West Bengal Chief Minister and Trinamool Congress supremo Mamata Banerjee has proved that she is not someone who can be just wished away by her opponents. In fact, she has started her preparations for next year's Assembly elections in full earnest and could possibly emerge as a major force to reckon with if she comes out victorious.
Two deft strokes within a week have endeared her to the people of the state, who constantly endeavour to assert their intellectual supremacy over the citizens of other states. By declassifying the files pertaining to one of India's greatest liberators, Netaji Subhas Chandra Bose, Mamata has put pressure on the Central government to follow suit and bring out all documents regarding Bose in the public domain. Speculation is that Prime Minister Narendra Modi may order the declassification after his meeting with members of the Bose family at his residence next month. Netaji is for the country in general and Bengalis in particular, amongst the most revered figures of our freedom struggle and Mamata's action is being seen as an attempt by her to clear the air about controversies surrounding his mysterious disappearance. This act of hers has endeared her to people throughout the nation.
Similarly, by backing Saurav Ganguly, the charismatic and boyish looking former Indian cricket captain for the presidentship of the Cricket Association of Bengal (CAB), Mamata has again played a master card. Saurav has not only been a legendary sportsperson, but is perhaps the most highly regarded Bengal icon whose following cuts across ideologies and party lines. His elevation as the chief of the CAB would help the Chief Minister score brownie points over her many rivals, as Ganguly's innings as a cricket administrator may have just begun and he could end up heading the BCCI one day.
Mamata is not a leader by fluke, nor is she a leader due to dynastic reasons. She has come up the hard way and has brought her party to power in Bengal through sheer determination and grit. Having done her political apprenticeship in the Congress, where she was first noticed while being the Indian Youth Congress general secretary in the mid 1980s, Mamata has outwitted all her opponents including those in the Congress. Her greatest moment was when she dislodged the powerful Left from Bengal by ending their 34-year rule in 2011. For this, she was applauded the world over. Every American leader who visits India since that historic moment expresses his or her desire to meet this simple but influential leader of the state, who has the potential of making it to the national stage not too far in the future.
Mamata Banerjee may never have vocalised her wish to be the Prime Minister of the country. However, she could easily emerge as an alternative to the BJP in due course, given that the Congress is collapsing and losing ground every day. Mamata's biggest advantage is that she is acceptable to the Congress rank and file due to her past association with the grand old party. She is also amongst the former Congress leaders whose performance has been enhanced after breaking the umbilical cord with the mother party. Her humble background and her immense connectivity with the grassroots workers provide the requisite leadership prowess.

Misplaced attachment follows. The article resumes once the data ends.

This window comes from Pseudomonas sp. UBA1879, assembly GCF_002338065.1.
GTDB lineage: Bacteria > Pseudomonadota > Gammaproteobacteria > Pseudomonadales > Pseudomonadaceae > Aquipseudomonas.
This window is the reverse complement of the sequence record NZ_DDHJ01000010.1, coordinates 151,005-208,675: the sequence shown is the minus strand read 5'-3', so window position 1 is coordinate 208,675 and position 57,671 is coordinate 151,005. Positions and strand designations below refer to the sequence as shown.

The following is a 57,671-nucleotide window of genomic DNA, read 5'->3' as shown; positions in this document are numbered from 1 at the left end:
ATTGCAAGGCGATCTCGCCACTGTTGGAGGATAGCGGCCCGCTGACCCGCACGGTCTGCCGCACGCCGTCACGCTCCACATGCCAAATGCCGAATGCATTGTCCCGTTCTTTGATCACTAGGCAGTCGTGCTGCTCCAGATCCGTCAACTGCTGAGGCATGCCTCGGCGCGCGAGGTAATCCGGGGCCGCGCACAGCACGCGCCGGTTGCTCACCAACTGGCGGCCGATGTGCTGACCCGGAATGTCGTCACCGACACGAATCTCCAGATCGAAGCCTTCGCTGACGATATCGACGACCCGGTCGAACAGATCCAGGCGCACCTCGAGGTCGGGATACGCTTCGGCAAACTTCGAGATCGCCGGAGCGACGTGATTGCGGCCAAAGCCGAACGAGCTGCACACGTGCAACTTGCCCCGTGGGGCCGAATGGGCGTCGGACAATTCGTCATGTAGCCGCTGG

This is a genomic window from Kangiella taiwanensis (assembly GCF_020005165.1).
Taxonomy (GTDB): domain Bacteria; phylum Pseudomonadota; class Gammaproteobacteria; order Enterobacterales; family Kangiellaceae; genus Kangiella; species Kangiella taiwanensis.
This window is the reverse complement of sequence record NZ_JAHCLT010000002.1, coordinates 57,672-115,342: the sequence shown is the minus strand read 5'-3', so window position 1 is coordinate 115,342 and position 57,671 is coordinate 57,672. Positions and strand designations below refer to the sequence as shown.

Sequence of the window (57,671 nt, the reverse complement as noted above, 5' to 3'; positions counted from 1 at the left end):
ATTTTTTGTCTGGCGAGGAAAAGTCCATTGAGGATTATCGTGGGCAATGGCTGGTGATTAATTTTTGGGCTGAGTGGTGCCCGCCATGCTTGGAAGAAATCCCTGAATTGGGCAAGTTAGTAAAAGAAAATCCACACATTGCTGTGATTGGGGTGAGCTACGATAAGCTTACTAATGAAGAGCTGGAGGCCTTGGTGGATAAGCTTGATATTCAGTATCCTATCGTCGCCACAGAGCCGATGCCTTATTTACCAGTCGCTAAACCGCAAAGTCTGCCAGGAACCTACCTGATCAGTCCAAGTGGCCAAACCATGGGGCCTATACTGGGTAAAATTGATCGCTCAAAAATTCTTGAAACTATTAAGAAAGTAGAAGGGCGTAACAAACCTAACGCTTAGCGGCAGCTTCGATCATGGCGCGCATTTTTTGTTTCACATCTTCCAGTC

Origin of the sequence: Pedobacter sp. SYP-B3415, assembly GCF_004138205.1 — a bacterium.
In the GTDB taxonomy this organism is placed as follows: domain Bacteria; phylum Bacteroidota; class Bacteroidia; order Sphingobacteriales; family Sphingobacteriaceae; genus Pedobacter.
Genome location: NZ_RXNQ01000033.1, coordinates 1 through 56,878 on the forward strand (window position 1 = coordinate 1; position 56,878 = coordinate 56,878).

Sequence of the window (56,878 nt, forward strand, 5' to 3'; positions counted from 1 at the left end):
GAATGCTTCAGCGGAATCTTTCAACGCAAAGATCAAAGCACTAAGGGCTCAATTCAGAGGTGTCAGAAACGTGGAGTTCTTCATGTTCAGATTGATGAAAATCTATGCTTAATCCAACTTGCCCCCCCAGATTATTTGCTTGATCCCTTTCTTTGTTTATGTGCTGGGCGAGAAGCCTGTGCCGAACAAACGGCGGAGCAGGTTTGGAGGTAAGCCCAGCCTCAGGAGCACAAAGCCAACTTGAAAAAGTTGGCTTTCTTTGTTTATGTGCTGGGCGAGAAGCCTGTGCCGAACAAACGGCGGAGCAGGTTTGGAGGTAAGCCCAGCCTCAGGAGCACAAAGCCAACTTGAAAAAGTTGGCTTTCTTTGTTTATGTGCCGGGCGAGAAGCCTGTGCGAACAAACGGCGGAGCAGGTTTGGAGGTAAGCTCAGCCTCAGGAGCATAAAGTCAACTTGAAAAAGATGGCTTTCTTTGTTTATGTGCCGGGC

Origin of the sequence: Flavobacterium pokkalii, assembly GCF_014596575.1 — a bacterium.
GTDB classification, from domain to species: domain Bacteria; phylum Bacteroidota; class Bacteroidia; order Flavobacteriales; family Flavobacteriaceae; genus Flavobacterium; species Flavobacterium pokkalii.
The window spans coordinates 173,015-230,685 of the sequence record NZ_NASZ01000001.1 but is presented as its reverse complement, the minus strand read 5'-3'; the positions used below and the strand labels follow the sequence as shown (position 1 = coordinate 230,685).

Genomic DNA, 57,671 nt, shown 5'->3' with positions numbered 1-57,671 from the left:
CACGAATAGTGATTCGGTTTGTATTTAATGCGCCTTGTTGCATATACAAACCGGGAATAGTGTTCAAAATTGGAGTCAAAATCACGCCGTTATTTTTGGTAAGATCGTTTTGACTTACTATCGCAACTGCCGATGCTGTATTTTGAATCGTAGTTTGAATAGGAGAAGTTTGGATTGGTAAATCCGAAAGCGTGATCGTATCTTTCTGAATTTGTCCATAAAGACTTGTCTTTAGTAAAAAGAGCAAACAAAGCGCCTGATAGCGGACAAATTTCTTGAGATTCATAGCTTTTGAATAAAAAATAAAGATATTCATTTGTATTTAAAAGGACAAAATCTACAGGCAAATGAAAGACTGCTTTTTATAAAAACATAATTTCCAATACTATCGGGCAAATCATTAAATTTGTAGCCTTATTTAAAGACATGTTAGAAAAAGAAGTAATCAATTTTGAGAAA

For those who have reposed enormous faith in the ideology of the Congress in the past, she is probably the sole leader who can be rallying point for Congress workers of all shades and hues from every state. It is evident that there is increasing belief in the Congress that its current leadership represented by both Sonia Gandhi and her son Rahul cannot deliver on the electoral front. Therefore, a leader who has been part of the organisation and understands its strengths and importance needs to take over at some stage. This is where the search narrows down to Mamata Banerjee. Former Congress leaders, who have broken away from the Congress and subsequently formed their own parties, could as well accept her as their mascot in the larger political game.
Nationalist Congress Party boss Sharad Pawar may be the most experienced and wily politician from the Congress stable, but his time has virtually run out after his own state rejected his party in last year's Assembly elections soon after the rout in the Parliamentary elections. His primary interest is to ensure that his daughter Supriya Sule succeeds him. Jagan Mohan Reddy, Y.S. Rajasekhar Reddy's son, despite doing well in the Assembly elections in Andhra was not deemed fit to take over office. He, therefore, would have no problems in accepting Mamata. Similarly, G.K. Vasan and Jayanti Natarajan, who are a part of the Tamil Manila Congress would have little qualms either.
The Congress party could further break into multiple regional parties following the Bihar election results in November. Those who would lead the regional outfits would want to consolidate themselves first in their respective states, thus leaving the field open for her. Therefore, Mamata Banerjee could be just a step away from leading the grand alliance of present and former Congress leaders in challenging the might of the BJP if next year she returns to power. Between us.